262 F3d 973 Marcia Ellen Bunney v. Gwendolyn Mitchell

262 F.3d 973 (9th Cir. 2001)

MARCIA ELLEN BUNNEY, Petitioner-Appellant,
GWENDOLYN MITCHELL,* Warden of the Central California Women's Facility, Respondent-Appellee.

No. 00-15432


Argued and Submitted January 10, 2001
Opinion Filed March 5, 2001
Opinion and Submission Withdrawn May 10, 2001
Resubmitted August 16, 2001
Filed August 28, 2001

Michael Satris, Bolinas, California, for the petitioner-appellant.

Martin S. Kaye, Deputy Attorney General, San Francisco, California, for the respondent-appellee.

Appeal from the United States District Court for the Northern District of California, Saundra B. Armstrong, District Judge, Presiding, D.C. No. CV-97-03282-SBA

Before: Alfred T. Goodwin, Susan P. Graber, and Richard A. Paez, Circuit Judges.



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In 1982, Petitioner Marcia Ellen Bunney was convicted of first-degree murder in California. On September 4, 1997, she filed a petition for a writ of habeas corpus in district court, pursuant to 28 U.S.C. § 2254. The district court dismissed the petition as untimely.


We initially affirmed that dismissal, Bunney v. Mitchell, 241 F.3d 1151 (9th Cir. 2001), then withdrew our opinion and certified to the California Supreme Court the following question:


When is the summary denial of a petition for habeas corpus by the California Supreme Court "final": when filed, 30 days after filing, or at some other time?


Bunney v. Mitchell, 249 F.3d 1188, 1188-89 (9th Cir. 2001). The California Supreme Court denied certification and informed us that it currently is revising the relevant California Rules of Court.


Prisoners like Petitioner, whose convictions became final before the Antiterrorism and Effective Death Penalty Act of 1996 (AEDPA) was enacted, must file their petitions for habeas corpus within one year of AEDPA's effective date, April 24, 1996. Saffold v. Newland, 250 F.3d 1262, 1265 (9th Cir. 2001). That one-year period ended on April 24, 1997. Patterson v. Stewart, 251 F.3d 1243, 1246 (9th Cir. 2001).


Petitioner filed her petition 133 days later, on September 4, 1997. Nevertheless, the petition was timely. Under 28 U.S.C. § 2244(d)(2), the period "during which a properly filed application for State post-conviction or other collateral review . . . is pending shall not be counted" toward AEDPA's one-year statute of limitations. Petitioner filed a petition for a writ of habeas corpus in the California Supreme Court on February 14, 1997. That petition was denied on May 28, 1997. Rule 24 of the California Rules of Court provides that "[a] decision of the Supreme Court becomes final 30 days after filing." Under Rule 24, a denial of a habeas petition within the California Supreme Court's original jurisdiction is not final for 30 days (and therefore is subject to further action during that time). See People v. Carrington, 40 Cal. App. 3d 647, 650 (1974) (stating that a denial of a writ petition is a "decision" within the meaning of Rule 24). Thus, the denial of Petitioner's state-court habeas petition was not final until June 27, 1997. For purposes of AEDPA's statute of limitations, Petitioner's "clock" began to run again the next day, June 28, 1997. Patterson, 251 F.3d at 1257.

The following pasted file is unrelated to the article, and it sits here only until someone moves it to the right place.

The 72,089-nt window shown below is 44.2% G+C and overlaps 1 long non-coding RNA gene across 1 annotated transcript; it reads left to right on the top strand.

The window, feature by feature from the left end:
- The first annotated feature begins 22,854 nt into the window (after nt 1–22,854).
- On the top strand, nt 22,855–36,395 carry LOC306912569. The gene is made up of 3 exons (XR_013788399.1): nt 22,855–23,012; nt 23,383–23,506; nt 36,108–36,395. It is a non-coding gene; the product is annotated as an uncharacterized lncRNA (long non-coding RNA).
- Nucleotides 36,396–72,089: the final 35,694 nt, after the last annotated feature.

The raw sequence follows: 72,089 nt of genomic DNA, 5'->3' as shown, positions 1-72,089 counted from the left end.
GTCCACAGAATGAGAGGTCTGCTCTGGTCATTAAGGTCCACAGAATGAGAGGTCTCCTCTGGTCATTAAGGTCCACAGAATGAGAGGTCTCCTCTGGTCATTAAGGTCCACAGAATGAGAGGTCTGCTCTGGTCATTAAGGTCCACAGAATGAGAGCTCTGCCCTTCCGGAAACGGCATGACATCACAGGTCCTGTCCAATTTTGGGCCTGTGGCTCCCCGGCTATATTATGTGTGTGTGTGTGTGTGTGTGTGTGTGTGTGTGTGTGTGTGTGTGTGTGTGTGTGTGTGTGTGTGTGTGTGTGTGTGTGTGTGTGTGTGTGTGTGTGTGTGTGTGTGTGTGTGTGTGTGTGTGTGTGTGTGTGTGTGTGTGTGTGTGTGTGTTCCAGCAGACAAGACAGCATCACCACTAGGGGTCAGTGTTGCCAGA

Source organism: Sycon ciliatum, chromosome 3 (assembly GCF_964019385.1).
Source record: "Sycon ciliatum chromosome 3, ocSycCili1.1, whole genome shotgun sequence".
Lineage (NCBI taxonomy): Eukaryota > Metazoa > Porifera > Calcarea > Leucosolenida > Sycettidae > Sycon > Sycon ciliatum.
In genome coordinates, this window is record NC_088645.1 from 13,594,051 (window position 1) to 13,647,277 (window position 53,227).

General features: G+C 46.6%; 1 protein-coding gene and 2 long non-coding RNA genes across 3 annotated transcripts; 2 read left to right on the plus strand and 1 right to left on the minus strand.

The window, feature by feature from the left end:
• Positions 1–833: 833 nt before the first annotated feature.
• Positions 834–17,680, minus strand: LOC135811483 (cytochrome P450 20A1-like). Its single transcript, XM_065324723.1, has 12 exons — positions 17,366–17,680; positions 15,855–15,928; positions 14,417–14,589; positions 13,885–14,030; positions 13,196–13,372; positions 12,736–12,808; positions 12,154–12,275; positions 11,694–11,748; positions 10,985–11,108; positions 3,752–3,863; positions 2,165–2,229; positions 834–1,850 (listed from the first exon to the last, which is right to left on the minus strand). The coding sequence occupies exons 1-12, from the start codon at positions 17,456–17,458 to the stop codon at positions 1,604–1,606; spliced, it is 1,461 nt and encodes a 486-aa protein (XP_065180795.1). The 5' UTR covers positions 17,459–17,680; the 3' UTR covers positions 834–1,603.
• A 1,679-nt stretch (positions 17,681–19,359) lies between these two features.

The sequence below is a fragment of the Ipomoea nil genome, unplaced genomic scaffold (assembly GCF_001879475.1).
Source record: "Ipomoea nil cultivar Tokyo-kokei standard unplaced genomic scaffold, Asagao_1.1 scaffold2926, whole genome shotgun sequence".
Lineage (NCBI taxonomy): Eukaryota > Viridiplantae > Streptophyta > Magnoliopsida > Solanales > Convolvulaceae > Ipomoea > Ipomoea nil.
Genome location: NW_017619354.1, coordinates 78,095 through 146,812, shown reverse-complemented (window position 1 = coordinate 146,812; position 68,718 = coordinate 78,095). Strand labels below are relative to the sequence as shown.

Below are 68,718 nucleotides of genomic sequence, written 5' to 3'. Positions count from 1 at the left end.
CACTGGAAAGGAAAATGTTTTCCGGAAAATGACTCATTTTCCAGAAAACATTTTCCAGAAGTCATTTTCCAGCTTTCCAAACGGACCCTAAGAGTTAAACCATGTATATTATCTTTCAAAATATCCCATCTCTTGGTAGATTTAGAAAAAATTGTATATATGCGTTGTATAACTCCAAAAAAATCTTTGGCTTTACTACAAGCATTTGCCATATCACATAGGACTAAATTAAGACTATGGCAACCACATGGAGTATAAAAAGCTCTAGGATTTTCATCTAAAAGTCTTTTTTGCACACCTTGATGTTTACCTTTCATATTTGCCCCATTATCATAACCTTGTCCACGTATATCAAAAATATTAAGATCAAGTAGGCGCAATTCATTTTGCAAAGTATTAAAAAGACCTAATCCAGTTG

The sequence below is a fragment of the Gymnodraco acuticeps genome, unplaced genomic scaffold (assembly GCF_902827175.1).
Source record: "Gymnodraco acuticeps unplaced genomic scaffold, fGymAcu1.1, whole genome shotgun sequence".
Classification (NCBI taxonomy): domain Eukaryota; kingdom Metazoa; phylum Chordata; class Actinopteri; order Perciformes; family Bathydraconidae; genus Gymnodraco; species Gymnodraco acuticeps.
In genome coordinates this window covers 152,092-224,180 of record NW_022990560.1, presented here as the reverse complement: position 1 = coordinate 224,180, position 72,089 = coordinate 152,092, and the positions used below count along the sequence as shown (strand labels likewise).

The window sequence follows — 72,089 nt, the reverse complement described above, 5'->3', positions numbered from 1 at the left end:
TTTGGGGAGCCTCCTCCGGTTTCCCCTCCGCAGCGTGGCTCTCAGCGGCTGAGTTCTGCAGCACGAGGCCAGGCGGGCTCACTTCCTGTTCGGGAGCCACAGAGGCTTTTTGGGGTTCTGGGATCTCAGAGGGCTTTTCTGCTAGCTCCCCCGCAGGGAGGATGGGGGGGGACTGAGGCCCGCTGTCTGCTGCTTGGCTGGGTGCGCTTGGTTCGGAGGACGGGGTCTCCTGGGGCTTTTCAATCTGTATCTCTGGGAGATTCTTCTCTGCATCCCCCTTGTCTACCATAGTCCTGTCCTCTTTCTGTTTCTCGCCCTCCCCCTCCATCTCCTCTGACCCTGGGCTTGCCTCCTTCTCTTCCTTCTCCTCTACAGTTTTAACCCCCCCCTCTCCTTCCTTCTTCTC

That period of tolling -February 14, 1997, through June 27, 1997 -is 134 days. As noted, Petitioner filed her federal-court petition for habeas corpus 133 days after AEDPA's statute of limitations ordinarily would have run, in the absence of any period of tolling. Because the number of days that the statute of limitations was tolled exceeds the number of days after April 24, 1997, that the petition was filed, it follows that the petition was not untimely.

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In view of our conclusion that the petition was timely, it is unnecessary for us to address the other issues that Petitioner raises in this appeal.





Gwendolyn Mitchell is substituted for her predecessor, as Warden of the Central California Women's Facility. Fed. R. App. P. 43(c)(2).